Alexander Zverev and Roger Federer will face off in Canada.

In Montreal, Alexander Zverev improved upon his already outstanding 2017 campaign. With his triumph over local hero Denis Shapovalov in the semi-final, world no. 8 upped his score to 45-13 in an hour and 43 minutes. Alexander reached his sixth ATP final of the year, aiming to win back-to-back championships after defeating Washington the week before.

With those points, Zverev overtook Rafael Nadal and Roger Federer as the third-best player in the ATP Race. The German, who is vying for the second straight championship after Rome, became just the sixth U20 player to appear in two Masters 1000 finals in a single season (the first in ten years).

In front of his local audience, 18-year-old Shapovalov gave his all in the youngest Masters 1000 semi-final since 2005. He still committed far too many mistakes, particularly with his forehand. In the crucial moments, Alexander had the upper hand, holding off six out of seven break attempts (14 out of 15 in the previous two matches), and stealing Denis’ service three times for another significant triumph.

In 2017, Alexander Zverev defeated Denis Shapovalov to go to the Canada Open final.

The German made 27 unforced errors compared to 12 wins. Comparatively, the Canadian made 43 errors in addition to 17 winners, which wasn’t enough to win at least a set.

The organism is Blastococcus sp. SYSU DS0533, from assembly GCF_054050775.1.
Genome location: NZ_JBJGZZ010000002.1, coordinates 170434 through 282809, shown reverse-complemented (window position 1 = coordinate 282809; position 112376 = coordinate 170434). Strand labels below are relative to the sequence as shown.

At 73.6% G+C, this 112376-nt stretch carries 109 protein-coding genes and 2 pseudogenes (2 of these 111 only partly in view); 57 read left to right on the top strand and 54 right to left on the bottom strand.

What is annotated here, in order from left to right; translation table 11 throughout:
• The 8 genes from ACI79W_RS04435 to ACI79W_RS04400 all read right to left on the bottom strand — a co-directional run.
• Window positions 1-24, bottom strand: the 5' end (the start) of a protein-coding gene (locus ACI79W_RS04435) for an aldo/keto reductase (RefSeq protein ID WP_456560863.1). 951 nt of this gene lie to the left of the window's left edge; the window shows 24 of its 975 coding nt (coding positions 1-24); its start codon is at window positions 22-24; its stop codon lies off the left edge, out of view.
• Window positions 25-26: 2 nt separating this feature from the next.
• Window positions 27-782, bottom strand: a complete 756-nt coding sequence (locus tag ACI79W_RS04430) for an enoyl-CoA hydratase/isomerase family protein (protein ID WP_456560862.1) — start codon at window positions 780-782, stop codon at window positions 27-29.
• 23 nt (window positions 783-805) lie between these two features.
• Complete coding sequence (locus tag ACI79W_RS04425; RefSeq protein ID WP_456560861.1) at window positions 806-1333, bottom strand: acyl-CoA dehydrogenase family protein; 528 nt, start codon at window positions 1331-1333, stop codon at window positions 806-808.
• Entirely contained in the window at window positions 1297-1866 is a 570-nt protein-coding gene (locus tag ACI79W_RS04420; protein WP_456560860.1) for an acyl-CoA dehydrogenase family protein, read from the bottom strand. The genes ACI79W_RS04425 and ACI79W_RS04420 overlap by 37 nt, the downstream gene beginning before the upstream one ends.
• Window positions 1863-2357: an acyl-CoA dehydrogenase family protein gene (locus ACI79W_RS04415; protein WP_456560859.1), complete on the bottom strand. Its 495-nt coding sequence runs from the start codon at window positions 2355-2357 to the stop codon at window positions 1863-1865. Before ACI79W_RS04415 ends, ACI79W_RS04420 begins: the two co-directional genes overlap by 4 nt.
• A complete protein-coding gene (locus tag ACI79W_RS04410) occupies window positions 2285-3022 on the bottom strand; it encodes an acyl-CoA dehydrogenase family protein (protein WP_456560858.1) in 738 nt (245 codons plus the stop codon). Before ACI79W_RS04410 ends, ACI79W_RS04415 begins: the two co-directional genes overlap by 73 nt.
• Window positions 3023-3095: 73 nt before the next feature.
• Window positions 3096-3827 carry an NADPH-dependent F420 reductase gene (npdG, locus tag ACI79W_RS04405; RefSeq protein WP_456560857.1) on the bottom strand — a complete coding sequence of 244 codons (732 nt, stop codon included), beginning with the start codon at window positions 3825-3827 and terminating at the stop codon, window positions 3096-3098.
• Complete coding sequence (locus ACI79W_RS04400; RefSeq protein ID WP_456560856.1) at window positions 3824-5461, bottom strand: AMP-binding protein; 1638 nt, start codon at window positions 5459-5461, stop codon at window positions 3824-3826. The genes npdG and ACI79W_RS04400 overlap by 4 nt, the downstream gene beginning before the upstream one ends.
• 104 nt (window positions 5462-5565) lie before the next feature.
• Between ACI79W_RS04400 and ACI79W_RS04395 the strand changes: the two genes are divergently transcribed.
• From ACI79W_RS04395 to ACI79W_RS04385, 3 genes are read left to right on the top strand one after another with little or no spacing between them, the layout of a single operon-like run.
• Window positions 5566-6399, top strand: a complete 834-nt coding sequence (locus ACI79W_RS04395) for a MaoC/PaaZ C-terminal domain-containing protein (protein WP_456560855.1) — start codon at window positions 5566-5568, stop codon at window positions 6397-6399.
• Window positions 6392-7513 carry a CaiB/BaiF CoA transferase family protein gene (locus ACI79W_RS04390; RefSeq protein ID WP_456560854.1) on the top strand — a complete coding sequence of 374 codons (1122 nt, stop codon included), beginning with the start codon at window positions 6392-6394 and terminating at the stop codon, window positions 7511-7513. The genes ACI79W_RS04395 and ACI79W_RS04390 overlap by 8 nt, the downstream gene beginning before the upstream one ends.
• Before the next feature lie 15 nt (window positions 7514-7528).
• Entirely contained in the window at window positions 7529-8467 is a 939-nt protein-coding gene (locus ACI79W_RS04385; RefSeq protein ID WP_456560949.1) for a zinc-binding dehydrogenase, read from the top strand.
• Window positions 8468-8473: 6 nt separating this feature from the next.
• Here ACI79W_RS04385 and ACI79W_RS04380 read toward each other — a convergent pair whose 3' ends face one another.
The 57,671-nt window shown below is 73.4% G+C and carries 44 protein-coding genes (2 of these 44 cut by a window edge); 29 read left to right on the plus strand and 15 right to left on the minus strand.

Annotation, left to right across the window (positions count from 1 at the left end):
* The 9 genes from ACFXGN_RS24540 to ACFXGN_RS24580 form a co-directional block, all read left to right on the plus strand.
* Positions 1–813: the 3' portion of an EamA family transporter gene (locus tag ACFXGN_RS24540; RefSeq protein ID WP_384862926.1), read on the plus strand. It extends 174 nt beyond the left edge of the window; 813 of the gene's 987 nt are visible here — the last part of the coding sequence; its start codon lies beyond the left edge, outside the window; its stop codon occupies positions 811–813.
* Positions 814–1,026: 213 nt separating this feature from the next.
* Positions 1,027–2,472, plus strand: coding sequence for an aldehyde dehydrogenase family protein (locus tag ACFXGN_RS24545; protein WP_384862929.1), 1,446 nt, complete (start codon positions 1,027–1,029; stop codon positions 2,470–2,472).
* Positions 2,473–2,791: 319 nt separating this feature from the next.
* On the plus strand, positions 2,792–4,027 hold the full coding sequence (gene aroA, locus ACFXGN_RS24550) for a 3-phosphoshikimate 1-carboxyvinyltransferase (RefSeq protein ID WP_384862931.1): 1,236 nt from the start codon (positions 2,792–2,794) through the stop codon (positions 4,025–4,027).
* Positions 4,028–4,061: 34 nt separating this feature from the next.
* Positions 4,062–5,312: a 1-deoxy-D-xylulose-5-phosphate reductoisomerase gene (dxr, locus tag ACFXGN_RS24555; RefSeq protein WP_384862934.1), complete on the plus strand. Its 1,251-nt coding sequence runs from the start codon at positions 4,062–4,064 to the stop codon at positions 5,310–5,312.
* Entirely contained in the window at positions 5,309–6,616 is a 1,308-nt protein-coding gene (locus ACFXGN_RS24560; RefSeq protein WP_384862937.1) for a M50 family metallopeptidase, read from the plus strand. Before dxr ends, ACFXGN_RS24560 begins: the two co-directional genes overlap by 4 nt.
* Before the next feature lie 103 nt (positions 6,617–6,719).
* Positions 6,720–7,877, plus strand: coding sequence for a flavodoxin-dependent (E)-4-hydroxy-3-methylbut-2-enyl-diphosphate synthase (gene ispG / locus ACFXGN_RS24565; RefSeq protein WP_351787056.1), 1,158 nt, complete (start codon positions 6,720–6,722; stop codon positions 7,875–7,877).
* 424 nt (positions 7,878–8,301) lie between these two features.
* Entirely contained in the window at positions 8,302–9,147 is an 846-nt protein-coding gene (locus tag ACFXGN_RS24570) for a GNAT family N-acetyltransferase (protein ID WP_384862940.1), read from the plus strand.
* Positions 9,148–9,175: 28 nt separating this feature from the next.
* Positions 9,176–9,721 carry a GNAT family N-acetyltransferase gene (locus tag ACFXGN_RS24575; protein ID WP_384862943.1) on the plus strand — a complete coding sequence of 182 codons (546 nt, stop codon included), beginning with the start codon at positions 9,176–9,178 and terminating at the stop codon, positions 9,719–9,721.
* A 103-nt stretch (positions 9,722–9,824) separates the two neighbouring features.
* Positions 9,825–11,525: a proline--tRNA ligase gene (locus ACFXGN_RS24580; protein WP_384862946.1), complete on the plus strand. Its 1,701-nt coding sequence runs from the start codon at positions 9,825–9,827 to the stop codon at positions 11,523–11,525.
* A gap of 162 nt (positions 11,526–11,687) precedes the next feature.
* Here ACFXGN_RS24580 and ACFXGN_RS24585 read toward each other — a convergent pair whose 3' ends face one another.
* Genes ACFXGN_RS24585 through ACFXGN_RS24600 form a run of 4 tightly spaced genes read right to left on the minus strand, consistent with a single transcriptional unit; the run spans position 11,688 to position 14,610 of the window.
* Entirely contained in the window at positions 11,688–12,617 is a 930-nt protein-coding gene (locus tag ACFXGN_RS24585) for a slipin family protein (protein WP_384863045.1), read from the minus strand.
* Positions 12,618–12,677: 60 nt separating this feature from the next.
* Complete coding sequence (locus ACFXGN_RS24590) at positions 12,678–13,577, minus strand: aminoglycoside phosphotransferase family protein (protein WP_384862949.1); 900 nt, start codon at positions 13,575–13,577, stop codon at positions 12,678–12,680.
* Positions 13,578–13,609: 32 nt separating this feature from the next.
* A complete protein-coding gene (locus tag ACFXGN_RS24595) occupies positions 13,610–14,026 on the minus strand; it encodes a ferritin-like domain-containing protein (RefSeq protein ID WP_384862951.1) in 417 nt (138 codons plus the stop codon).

In the shortest range up to four strokes, Alexander led 48-38. He won the longest rallies as well, allowing him to win in straight sets and set up a title match with Roger Federer. With seven easy holds in the first eight games and Shapovalov surviving game five to stay in the match, it was a strong start for both young players.

After his rival’s double fault put the score at 4-4, Alexander broke and held without difficulty in the following game to win the first game and gain momentum. The Canadian committed a another double fault at the start of the second set before recovering the break to tie the match at one.

In the eighth game, Zverev faced three break chances, but he unleashed four service aces in the ensuing five points to escape and even the match at 4-4. With back-to-back double faults in the eleventh game, Denis sealed his demise, taking another break and letting Alexander serve for the victory.

With three break opportunities for Shapovalov and three match points for Zverev, that game was the longest of the entire match. On his second break point, Denis had an open forehand but missed it, and he never had another chance. In order to add another memorable final to his resume, Zverev thwarted the final break attempt with a service winner and won the match when Shapovalov missed a backhand.